top of page



Preventative Medicine

We aim to prevent the development of serious illnesses by monitoring the health status of all of our patients on a regular basis. 


For preventative procedures including PAP smears, prostate cancer checks, skin checks, cholesterol and blood tests, our computer recall system reminds patients when their appointments or procedures are due. 


Another important area of preventative medicine is the Care Plan Clinic. Our CPC nurses work closely with your doctor to help with chronic disease management such as diabetes, chronic obstructive airways disease and arthritis, and assist with GP Management and Team Care Plans. These form a framework for identifying the management goals and actions to be taken by the patient. These goals are then reviewed with the patient each 3 to 6 months.


When a GP Management Plan and Team Care Arrangement is in place, patients with chronic diseases can then be referred to Allied Health Providers, such as podiatry, physiotherapy, diabetes educator, osteopath and exercise physiologists. These Enhanced Primary Care (EPC) referrals entitle patients to five Medicare subsidised sessions per calendar year. They facilitate communication between doctors, specialists and Allied Health professionals, which enhances patient care.


We also have a Diabetes Educator who liaises closely with your doctor that works one day a week at the clinic.


Our CPC nurses also do Health Assessments for all our patients aged 75 and over. During the visit the nurse can discuss your general health, medications you are taking and in particular any health services you may be eligible for, but may not be aware of. Annual Health Assessments are an opportunity for your doctor to explore areas of health that may not be covered in a routine consultation.

Heart Disease

Heart disease effects both men and women. There is no single cause for heart disease, however, there are known risk factors that increase your chance of developing it. A risk factor can be described as the way in which you live and/or hereditary and health conditions.


There are some risk factors that you can’t change, such as getting older, your gender and having a family history of heart disease. But there are many risk factors that you can change, and by choosing to live a healthy lifestyle and following your doctor’s advice, you can reduce your chance of developing heart disease and having a heart attack.


Risk factors include high blood pressure, high cholesterol, overweight and obesity, physical inactivity, low fruit and vegetable intake, alcohol and smoking. Nine in 10 adult Australians have at least one risk factor for cardiovascular disease and one in four (25%) have three or more risk factors.

Ask your doctor about your personal risk factors and get a heart health check.

Cardiovascular disease, heart disease and heart attack facts

Cardiovascular disease is a major cause of death in Australia, with 45,392 deaths attributed to CVD in Australia in 2015, causing one Australian death every 12 minutes. Cardiovascular disease includes heart, stroke and blood vessel diseases and affects one in six Australians or 4.2 million people,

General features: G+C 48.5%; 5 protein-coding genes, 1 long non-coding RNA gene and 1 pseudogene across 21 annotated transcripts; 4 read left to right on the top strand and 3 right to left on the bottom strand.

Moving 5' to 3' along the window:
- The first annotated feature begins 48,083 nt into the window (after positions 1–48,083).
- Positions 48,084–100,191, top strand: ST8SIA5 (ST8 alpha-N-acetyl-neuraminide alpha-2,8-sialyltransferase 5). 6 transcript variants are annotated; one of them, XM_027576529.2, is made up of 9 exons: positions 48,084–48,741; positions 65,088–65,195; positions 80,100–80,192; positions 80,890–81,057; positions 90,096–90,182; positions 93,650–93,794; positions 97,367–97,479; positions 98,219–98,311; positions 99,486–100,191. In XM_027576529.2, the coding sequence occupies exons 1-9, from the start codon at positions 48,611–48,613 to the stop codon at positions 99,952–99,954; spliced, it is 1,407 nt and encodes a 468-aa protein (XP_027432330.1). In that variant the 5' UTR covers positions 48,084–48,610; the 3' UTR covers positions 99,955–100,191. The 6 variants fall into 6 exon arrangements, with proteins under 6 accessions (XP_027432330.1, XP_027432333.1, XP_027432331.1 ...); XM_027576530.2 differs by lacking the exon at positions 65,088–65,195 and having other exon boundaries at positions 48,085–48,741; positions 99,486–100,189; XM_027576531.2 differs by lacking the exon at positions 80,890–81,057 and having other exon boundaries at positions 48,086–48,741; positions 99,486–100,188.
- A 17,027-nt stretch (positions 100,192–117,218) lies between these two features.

Coronary heart disease or heart disease affects around 1.2 million Australians and is the single leading cause of death in Australia, it kills one Australian every 27 minutes.

It is estimated over 400,000 Australians have had a heart attack at some time in their lives each year around 54,000 Australians will suffer a heart attack. This equates to one heart attack every 10 minutes.


Diabetes is a national health priority, and the 10th leading cause of death in Australia.


Our doctors at Point Lonsdale Medical Group provide comprehensive diabetes management according to the Australian National Diabetes Strategy. We take a patient-centred approach to diabetes management, providing care that is respectful of and responsive to individual patient preferences.


The doctors and nurses at Point Lonsdale recognise the importance of education, preventative measures, early detection and management of diabetes. They will closely monitor blood glucose levels, cholesterol, body weight and blood pressure.


Our Care Plan Clinic nurses and Diabetes Educator will liaise closely with your doctor, and can refer you to a specialist Endocrinologist, dietician, exercise physiologists or foot care clinic as required. These practitioners work together with patients to optimise diabetic control and provide copies of results for ongoing comparison and motivation.


There are different types of diabetes; all types are complex and serious. The three main types of diabetes are type 1, type 2 and gestational diabetes


Type 2 diabetes is largely preventable. The number of people with type 2 diabetes is growing, most likely the result of rising overweight and obesity rates, lifestyle and dietary changes, and an ageing population. Within 20 years, the number of people in Australia with type 2 diabetes may increase from an estimated 870,000 in 2014, to more than 2.5 million.


If left undiagnosed or poorly managed, type 2 diabetes can lead to coronary artery disease, stroke, kidney failure, limb amputations and blindness. The early identification and optimal management of people with type 2 diabetes is therefore critical. Your doctor has the central role in type 2 diabetes management across  from identifying those at risk right through to caring for patients at the end of life.

Type 2 Diabetes risk Factors
  • Being overweight – especially those who have excess weight around the waistline (ie: more than 94cm for men and more than 80cm for women).

  • Being physically inactive.

  • Having high triglycerides and low HDL-C (good cholesterol) and/or high total cholesterol.

  • Having high blood pressure.

  • Having a family history of type 2 diabetes and/or heart disease.


People aged 40-49 years who are at high risk of diabetes are eligible for a free Health Assessment with our Care Plan Nurse and doctor.



Below are some interesting statistics from Diabetes Australia:

Diabetes is the epidemic of the 21st century and the biggest challenge confronting Australia’s health system. Diabetes is a serious complex condition which can affect the entire body. Diabetes requires daily self care and if complications develop, diabetes can have a significant impact on quality of life and can reduce life expectancy. While there is currently no cure for diabetes, you can live an enjoyable life by learning about the condition and effectively managing it.